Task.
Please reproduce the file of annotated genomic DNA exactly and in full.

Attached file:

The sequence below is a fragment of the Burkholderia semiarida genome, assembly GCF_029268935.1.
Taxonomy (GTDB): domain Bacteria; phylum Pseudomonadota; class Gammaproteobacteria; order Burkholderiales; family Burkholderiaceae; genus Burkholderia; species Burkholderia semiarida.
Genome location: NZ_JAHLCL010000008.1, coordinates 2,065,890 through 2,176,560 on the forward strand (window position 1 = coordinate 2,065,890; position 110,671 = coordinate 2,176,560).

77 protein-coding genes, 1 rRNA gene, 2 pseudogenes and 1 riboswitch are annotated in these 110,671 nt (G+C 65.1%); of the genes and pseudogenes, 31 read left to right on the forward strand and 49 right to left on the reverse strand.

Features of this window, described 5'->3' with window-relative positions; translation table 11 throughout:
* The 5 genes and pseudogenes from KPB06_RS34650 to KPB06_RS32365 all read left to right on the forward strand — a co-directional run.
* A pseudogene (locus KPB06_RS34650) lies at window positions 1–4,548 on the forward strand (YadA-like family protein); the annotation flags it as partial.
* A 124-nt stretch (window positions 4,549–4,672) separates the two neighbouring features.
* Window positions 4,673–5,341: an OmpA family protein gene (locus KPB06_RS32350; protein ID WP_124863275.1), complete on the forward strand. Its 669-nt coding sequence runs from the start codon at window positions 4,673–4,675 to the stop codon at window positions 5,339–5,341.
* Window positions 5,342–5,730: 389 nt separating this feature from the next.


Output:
The sequence below is a fragment of the Burkholderia semiarida genome, assembly GCF_029268935.1.
Taxonomy (GTDB): domain Bacteria; phylum Pseudomonadota; class Gammaproteobacteria; order Burkholderiales; family Burkholderiaceae; genus Burkholderia; species Burkholderia semiarida.
Genome location: NZ_JAHLCL010000008.1, coordinates 2,065,890 through 2,176,560 on the forward strand (window position 1 = coordinate 2,065,890; position 110,671 = coordinate 2,176,560).

77 protein-coding genes, 1 rRNA gene, 2 pseudogenes and 1 riboswitch are annotated in these 110,671 nt (G+C 65.1%); of the genes and pseudogenes, 31 read left to right on the forward strand and 49 right to left on the reverse strand.

Features of this window, described 5'->3' with window-relative positions; translation table 11 throughout:
* The 5 genes and pseudogenes from KPB06_RS34650 to KPB06_RS32365 all read left to right on the forward strand — a co-directional run.
* A pseudogene (locus KPB06_RS34650) lies at window positions 1–4,548 on the forward strand (YadA-like family protein); the annotation flags it as partial.
* A 124-nt stretch (window positions 4,549–4,672) separates the two neighbouring features.
* Window positions 4,673–5,341: an OmpA family protein gene (locus KPB06_RS32350; protein ID WP_124863275.1), complete on the forward strand. Its 669-nt coding sequence runs from the start codon at window positions 4,673–4,675 to the stop codon at window positions 5,339–5,341.
* Window positions 5,342–5,730: 389 nt separating this feature from the next.